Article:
Tickets: E $80 / R $100 / S $120 / VVIP $200
Sing! Dance! Live!
A global omnibus performance communicating with the world by embracing the tradition and modern
Nori (literally meaning ‘play’ in Korean) is a culturally unique expression of Korean music and performance. In traditional Korean music terms, the word “nori” itself signifies the spirit of traditional Korean music which is life, singing, and dancing. With this spirit of Korean music, the musical Nori develops a way to fuse traditional Korean music with the ethnic music of 5 other countries within the frame of Korean music performances and instrumentations.
‘Nori’ comes to the world: Korean traditional music meets music of the world.
Art from countries around the world (Bali in Indonesia, Burkina Faso in West Africa, Madrid in Spain, Trinidad and Tobago in South America, and the United States) will join Korea’s unique rhythm, dance, and singing, creating a fascinating charm for the audience.
Let’s play together!
‘Nori’ is an interactive theatre performance made complete with the participation of and communication with the audience. Every performer and audience member will come together to create this exciting performance that blends tradition and the modern, Korea and the world, and across different generations.
A new sound is created -- with the sounds from all around the world presented by Korean instruments like the ajaeng, taepyeongso, and gayageum. - With in News
This performance is recommended for anyone who wants to indulge in the pure excitement of music and dance. Even when you leave the theater, you will be tempted to continue to tap your feet to the rhythm. - News Culture
Four members of the Seoul Performing Arts Company - Ingu, Yeongsin, Sanghyeon, and Yeongdu - have been training with a mission of staging a production that can represent Korean art, and through this project are given an opportunity to visit five different cities and to learn the dance and the music of those countries.
The first place they visit is Bali, famous for a form of Indonesian dance called Kecak. While the four members are learning Kecak, they try adding Korean rap to the traditional Kecak. Meanwhile, Ingu disappears leaving behind only a message.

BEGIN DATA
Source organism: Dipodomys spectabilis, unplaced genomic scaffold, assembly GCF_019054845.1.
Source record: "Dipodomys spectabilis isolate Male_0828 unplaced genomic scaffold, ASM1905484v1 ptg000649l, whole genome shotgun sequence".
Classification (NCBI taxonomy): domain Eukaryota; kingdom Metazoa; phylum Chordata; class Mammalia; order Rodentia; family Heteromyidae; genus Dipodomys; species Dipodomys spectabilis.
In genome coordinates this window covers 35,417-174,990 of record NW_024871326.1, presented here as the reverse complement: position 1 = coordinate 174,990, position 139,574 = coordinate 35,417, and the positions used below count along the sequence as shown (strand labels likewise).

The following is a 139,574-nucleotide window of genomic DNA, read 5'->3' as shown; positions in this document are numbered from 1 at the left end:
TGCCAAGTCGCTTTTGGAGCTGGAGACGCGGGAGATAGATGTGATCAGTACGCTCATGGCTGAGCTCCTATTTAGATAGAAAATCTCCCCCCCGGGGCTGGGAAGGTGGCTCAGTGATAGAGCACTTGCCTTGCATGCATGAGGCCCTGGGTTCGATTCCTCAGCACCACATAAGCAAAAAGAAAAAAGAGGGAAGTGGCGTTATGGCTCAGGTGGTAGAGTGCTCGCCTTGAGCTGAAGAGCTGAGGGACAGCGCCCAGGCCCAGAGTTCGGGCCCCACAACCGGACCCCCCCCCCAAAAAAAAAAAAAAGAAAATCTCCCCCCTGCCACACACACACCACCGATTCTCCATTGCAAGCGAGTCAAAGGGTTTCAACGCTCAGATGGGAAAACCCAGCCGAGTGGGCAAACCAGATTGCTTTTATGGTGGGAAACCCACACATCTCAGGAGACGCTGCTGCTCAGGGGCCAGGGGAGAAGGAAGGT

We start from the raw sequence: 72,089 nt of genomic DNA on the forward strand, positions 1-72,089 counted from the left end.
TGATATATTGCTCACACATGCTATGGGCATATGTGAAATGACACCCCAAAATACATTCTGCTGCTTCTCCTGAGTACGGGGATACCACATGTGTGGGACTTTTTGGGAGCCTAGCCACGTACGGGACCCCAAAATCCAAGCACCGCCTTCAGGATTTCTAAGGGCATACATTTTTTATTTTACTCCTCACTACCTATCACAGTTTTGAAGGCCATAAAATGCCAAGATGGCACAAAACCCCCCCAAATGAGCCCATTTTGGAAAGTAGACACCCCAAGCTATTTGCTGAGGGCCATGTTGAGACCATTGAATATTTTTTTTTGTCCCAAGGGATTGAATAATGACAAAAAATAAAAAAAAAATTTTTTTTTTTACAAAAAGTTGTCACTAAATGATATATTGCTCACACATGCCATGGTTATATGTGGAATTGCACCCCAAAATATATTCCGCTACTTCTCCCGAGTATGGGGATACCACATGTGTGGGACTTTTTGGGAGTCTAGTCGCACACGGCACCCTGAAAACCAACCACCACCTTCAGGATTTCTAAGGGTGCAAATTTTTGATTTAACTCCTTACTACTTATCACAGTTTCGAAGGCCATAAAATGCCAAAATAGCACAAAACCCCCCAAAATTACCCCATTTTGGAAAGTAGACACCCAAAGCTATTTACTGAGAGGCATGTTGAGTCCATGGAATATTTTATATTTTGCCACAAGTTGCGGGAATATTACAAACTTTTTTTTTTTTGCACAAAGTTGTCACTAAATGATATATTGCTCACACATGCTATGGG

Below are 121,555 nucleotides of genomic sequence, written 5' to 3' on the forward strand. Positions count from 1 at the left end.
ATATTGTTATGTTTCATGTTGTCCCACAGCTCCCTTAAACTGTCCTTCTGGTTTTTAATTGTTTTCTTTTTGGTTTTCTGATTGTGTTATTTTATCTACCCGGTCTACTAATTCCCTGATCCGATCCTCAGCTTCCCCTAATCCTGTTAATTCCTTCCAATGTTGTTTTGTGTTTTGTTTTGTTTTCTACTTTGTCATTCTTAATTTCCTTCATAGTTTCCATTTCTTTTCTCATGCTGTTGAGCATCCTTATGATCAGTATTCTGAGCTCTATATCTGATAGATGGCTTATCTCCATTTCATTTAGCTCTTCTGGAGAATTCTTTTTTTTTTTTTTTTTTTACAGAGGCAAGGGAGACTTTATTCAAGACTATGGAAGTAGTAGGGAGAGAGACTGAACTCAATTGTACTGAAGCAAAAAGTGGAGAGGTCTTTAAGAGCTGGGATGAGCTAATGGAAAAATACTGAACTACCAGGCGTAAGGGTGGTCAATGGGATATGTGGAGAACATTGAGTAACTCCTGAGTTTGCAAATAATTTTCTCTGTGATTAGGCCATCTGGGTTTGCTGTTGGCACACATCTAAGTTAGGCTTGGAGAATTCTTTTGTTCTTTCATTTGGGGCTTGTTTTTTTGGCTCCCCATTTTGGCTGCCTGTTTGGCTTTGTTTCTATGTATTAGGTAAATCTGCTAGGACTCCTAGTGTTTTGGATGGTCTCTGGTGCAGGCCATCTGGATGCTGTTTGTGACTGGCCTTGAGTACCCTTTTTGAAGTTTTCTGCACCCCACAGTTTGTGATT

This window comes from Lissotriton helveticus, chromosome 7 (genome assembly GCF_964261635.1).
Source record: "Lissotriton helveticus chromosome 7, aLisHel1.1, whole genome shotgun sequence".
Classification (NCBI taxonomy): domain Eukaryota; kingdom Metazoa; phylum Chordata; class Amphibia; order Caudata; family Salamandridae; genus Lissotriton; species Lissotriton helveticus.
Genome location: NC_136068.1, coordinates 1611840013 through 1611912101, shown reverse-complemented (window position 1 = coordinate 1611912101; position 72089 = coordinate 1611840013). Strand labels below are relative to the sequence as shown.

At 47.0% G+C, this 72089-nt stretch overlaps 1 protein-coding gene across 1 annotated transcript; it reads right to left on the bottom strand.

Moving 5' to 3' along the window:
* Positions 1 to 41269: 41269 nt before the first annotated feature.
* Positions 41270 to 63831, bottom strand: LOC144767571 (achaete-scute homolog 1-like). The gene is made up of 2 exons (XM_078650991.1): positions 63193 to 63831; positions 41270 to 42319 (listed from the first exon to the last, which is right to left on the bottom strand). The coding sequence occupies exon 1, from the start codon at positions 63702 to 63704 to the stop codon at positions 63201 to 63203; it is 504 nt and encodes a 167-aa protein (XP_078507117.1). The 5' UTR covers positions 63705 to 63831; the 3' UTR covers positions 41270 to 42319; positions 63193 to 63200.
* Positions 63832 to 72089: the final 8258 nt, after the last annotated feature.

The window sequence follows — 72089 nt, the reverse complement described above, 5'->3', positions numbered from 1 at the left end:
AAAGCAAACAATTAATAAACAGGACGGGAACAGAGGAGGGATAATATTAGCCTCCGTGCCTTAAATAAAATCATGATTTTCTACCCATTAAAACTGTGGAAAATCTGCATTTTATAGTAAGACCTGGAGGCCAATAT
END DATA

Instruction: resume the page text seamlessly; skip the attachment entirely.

The remaining three members arrive in Burkina Faso in West Africa, and they are greeted by a family of musicians. They learn the African dance and music, and Yeongdu falls in love with their daughter, Fanta.
Then, they leave for Madrid, and there they are joined by Ingu who has been at an art school in Madrid. Under the guidance of the passionate teachers at the school, the members learn flamenco and the Spanish guitar.
Next, they arrive in Trinidad and Tobago in the Caribbean where everyone is busy getting ready for the carnival. The four members join a steel drum band, and to play with them in the carnival, they must learn to play the drums. However, Sanghyeon hears the sad news that his mother has passed away. Realizing that his mother would have wanted him to finish his training, he leaves for New York City with the other members. In New York, they visit the most famous jazz club where they learn about the freedom and soul in music. With that, their journey ends, and they return to Seoul, where they create a performance that transcends the boundary between tradition and contemporary, and of different cultures and arts. They decide to title the piece, Nori.
For more information and to purchase tickets, please contact NYU Skirball Center for the Performing Arts at 888-611-8183 or NY Radio Korea at 718-358-9300 ext 120.